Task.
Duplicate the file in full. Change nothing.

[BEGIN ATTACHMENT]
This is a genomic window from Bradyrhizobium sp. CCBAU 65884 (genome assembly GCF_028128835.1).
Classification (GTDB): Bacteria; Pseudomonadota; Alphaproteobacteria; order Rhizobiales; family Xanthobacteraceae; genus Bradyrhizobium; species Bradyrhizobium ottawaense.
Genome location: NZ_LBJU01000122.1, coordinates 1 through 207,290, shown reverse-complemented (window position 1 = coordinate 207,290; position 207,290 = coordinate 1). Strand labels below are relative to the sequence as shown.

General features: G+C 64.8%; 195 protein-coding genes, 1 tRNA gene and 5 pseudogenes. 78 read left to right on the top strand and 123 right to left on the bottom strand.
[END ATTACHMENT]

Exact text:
This is a genomic window from Bradyrhizobium sp. CCBAU 65884 (genome assembly GCF_028128835.1).
Classification (GTDB): Bacteria; Pseudomonadota; Alphaproteobacteria; order Rhizobiales; family Xanthobacteraceae; genus Bradyrhizobium; species Bradyrhizobium ottawaense.
Genome location: NZ_LBJU01000122.1, coordinates 1 through 207,290, shown reverse-complemented (window position 1 = coordinate 207,290; position 207,290 = coordinate 1). Strand labels below are relative to the sequence as shown.

General features: G+C 64.8%; 195 protein-coding genes, 1 tRNA gene and 5 pseudogenes. 78 read left to right on the top strand and 123 right to left on the bottom strand.